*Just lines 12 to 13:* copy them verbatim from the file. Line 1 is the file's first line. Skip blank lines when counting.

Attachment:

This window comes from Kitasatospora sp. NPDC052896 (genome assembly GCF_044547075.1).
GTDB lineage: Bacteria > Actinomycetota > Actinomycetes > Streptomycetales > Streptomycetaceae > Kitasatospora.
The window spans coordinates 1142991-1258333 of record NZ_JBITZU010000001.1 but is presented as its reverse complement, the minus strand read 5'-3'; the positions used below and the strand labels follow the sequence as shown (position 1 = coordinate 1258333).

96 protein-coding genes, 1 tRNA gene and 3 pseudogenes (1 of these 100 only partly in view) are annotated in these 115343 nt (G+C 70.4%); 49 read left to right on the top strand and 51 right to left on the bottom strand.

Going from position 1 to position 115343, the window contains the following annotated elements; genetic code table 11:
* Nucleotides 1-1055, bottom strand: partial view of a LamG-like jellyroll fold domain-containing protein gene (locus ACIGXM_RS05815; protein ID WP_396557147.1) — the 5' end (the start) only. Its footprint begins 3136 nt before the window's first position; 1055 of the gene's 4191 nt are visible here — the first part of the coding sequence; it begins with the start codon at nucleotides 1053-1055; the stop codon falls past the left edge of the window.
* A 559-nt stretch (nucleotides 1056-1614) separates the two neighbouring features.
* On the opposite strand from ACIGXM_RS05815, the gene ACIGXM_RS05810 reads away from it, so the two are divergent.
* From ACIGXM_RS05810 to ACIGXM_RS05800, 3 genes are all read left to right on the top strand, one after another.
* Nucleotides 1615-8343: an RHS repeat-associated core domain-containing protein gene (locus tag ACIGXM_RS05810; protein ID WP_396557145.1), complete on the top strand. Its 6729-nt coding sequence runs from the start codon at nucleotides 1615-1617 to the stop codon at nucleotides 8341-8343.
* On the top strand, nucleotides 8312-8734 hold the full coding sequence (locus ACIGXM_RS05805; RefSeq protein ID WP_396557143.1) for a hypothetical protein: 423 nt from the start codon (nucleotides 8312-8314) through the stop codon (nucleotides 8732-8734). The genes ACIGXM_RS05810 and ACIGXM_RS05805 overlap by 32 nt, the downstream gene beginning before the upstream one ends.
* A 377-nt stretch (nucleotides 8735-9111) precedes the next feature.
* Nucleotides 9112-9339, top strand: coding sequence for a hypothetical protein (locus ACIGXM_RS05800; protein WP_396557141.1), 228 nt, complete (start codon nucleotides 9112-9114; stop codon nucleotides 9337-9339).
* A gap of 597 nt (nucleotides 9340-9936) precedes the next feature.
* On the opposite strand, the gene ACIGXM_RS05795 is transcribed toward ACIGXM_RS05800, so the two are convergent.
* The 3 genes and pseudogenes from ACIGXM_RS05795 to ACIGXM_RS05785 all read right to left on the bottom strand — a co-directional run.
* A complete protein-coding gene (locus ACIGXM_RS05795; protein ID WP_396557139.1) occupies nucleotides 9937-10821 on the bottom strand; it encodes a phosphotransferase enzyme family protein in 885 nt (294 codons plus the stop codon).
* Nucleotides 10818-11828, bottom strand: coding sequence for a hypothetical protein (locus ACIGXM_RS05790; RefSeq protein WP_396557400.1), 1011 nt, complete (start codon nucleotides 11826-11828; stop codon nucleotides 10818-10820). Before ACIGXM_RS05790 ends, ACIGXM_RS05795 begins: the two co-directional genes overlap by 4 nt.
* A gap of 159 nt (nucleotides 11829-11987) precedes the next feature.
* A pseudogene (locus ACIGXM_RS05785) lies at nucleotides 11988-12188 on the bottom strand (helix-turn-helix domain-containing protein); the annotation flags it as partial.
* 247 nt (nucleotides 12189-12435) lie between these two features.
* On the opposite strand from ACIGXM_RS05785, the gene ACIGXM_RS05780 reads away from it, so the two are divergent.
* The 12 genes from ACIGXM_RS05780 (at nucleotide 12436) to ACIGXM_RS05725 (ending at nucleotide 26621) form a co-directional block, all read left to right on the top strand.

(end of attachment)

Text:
* A 377-nt stretch (nucleotides 8735-9111) precedes the next feature.
* Nucleotides 9112-9339, top strand: coding sequence for a hypothetical protein (locus ACIGXM_RS05800; protein WP_396557141.1), 228 nt, complete (start codon nucleotides 9112-9114; stop codon nucleotides 9337-9339).